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MOUNT(2)                    BSD System Calls Manual                   MOUNT(2)

NAME
     mount, unmount -- mount or dismount a filesystem

SYNOPSIS
     #include <sys/param.h>
     #include <sys/mount.h>

     int
     mount(const char *type, const char *dir, int flags, void *data);

     int
     unmount(const char *dir, int flags);

DESCRIPTION
     The mount() function grafts a filesystem object onto the system file tree at the point dir.  The argu-ment argument
     ment data describes the filesystem object to be mounted.  The argument type tells the kernel how to
     interpret data (See type below).  The contents of the filesystem become available through the new mount
     point dir.  Any files in dir at the time of a successful mount are swept under the carpet so to speak,
     and are unavailable until the filesystem is unmounted.

     The following flags may be specified to suppress default semantics which affect filesystem access.

     MNT_RDONLY       The filesystem should be treated as read-only; Even the super-user may not write on
                      it.

     MNT_NOEXEC       Do not allow files to be executed from the filesystem.

     MNT_NOSUID       Do not honor setuid or setgid bits on files when executing them.

     MNT_NODEV        Do not interpret special files on the filesystem.

     MNT_UNION        Union with underlying filesystem instead of obscuring it.

     MNT_SYNCHRONOUS  All I/O to the filesystem should be done synchronously.

     The flag MNT_UPDATE indicates that the mount command is being applied to an already mounted filesystem.
     This allows the mount flags to be changed without requiring that the filesystem be unmounted and
     remounted.  Some filesystems may not allow all flags to be changed.  For example, most filesystems will
     not allow a change from read-write to read-only.

     The flag MNT_RELOAD causes the vfs subsystem to update its data structures pertaining to the specified
     already mounted filesystem.

     The type argument defines the type of the filesystem.

     Data is a pointer to a structure that contains the type specific arguments to mount.  The format for
     these argument structures is described in the manual page for each filesystem.

     The umount() function call disassociates the filesystem from the specified mount point dir.

     The flags argument may specify MNT_FORCE to specify that the filesystem should be forcibly unmounted
     even if files are still active.  Active special devices continue to work, but any further accesses to
     any other active files result in errors even if the filesystem is later remounted.

RETURN VALUES
     The mount() returns the value 0 if the mount was successful, otherwise -1 is returned and the variable
     errno is set to indicate the error.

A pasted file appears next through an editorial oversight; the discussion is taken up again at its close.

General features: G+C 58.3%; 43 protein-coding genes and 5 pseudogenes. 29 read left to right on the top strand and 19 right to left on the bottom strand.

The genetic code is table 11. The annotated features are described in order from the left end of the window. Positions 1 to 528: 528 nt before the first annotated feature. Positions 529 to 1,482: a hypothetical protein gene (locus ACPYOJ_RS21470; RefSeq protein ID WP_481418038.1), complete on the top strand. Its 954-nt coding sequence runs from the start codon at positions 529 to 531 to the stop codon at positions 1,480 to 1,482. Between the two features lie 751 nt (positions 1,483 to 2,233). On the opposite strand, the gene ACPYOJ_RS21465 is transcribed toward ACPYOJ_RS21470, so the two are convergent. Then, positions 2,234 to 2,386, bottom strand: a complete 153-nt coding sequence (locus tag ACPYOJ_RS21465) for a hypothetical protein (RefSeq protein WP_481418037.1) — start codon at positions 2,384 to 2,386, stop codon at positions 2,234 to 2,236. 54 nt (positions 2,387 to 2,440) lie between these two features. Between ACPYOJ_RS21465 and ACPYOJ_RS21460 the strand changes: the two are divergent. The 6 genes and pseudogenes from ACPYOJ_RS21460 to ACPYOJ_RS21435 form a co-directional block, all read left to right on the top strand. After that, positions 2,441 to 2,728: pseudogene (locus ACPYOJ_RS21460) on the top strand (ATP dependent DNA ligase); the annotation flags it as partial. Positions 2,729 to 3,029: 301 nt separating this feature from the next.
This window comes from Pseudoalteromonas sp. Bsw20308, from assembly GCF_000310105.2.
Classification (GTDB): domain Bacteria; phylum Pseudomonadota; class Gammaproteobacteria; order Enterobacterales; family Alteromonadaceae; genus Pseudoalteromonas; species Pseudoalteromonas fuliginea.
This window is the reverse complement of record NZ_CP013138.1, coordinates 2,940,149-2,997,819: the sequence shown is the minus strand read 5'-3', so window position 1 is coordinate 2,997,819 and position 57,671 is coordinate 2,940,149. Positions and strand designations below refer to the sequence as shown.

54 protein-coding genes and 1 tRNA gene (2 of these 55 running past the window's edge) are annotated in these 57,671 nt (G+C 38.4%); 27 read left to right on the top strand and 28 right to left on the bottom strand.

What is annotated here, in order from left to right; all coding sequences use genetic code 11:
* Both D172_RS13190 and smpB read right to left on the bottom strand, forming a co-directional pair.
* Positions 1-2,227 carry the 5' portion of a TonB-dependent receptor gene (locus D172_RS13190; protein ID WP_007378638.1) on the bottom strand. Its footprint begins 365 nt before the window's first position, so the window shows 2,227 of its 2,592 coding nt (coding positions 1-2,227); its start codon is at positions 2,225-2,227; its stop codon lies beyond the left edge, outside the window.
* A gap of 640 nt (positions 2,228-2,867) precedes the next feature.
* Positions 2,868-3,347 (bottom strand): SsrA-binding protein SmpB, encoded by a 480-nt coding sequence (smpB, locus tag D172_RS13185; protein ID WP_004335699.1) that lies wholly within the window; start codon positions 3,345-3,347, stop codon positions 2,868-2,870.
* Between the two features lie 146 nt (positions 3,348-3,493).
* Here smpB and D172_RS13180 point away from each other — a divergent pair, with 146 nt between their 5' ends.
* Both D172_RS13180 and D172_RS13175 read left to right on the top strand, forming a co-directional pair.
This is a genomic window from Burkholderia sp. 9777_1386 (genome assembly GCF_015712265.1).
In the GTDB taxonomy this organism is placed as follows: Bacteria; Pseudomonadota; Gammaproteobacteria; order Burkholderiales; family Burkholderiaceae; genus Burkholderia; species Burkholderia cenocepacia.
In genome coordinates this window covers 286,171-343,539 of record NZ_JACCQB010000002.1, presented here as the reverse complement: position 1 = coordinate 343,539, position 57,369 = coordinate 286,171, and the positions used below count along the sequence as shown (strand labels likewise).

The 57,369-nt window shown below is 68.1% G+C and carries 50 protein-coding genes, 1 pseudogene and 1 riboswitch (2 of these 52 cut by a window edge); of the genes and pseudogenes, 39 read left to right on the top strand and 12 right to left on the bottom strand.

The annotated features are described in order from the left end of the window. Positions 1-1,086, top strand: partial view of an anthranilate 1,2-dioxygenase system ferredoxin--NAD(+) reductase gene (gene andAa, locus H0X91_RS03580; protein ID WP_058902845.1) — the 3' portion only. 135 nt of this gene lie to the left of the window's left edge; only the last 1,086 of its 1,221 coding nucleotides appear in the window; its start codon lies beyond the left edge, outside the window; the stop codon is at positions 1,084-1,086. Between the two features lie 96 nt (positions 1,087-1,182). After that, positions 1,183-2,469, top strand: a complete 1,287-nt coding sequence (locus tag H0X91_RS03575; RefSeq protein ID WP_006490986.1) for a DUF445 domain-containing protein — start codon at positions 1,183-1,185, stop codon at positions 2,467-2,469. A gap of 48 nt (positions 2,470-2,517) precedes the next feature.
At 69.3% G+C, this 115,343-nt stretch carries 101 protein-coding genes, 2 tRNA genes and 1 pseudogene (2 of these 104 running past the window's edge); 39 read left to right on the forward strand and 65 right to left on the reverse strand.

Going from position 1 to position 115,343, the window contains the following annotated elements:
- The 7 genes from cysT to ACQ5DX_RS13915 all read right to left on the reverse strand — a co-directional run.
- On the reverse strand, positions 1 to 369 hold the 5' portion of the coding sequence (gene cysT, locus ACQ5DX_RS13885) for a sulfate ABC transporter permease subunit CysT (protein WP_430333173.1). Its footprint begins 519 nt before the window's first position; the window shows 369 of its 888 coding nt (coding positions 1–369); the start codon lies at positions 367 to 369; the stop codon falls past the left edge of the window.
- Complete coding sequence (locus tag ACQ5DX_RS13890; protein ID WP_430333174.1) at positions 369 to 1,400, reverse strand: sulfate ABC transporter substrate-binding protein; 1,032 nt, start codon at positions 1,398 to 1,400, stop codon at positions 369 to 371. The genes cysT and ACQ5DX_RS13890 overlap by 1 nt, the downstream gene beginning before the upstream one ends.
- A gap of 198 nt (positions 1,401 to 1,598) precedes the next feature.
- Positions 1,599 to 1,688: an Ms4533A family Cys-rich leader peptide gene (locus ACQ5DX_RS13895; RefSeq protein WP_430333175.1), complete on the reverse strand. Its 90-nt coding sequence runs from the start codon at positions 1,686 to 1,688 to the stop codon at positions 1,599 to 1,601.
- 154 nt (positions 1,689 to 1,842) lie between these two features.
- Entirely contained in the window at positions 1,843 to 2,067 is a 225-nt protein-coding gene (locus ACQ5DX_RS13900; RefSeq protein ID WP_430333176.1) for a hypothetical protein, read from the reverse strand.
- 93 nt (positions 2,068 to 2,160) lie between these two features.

Umount returns the value 0 if the umount succeeded; otherwise -1 is returned and the variable errno is
     set to indicate the error.

ERRORS
     Mount() will fail when one of the following occurs:

     [EPERM]         The caller is not the super-user, and the device-node and the mountpoint do not have
                     adequate ownership and permissions.

     [ENAMETOOLONG]  A component of a pathname exceeded {NAME_MAX} characters, or an entire path name
                     exceeded {PATH_MAX} characters.

     [ELOOP]         Too many symbolic links were encountered in translating a pathname.

     [ENOENT]        A component of dir does not exist.

     [ENOTDIR]       A component of name is not a directory, or a path prefix of special is not a directory.

     [EINVAL]        A pathname contains a character with the high-order bit set.

     [EBUSY]         Another process currently holds a reference to dir.

     [EFAULT]        Dir points outside the process's allocated address space.

     Umount may fail with one of the following errors:

     [EPERM]         The caller is not the super-user, and the mount() was not done by the user.

     [ENOTDIR]       A component of the path is not a directory.

     [EINVAL]        The pathname contains a character with the high-order bit set.

     [ENAMETOOLONG]  A component of a pathname exceeded {NAME_MAX} characters, or an entire path name
                     exceeded {PATH_MAX} characters.

     [ELOOP]         Too many symbolic links were encountered in translating the pathname.

     [EINVAL]        The requested directory is not in the mount table.

     [EBUSY]         A process is holding a reference to a file located on the filesystem.

     [EIO]           An I/O error occurred while writing cached filesystem information.

     [EFAULT]        Dir points outside the process's allocated address space.

SEE ALSO
     mount(8), umount(8)

BUGS
     Some of the error codes need translation to more obvious messages.

HISTORY
     Mount() and umount() function calls appeared in Version 6 AT&T UNIX.

4th Berkeley Distribution      December 11, 1993     4th Berkeley Distribution

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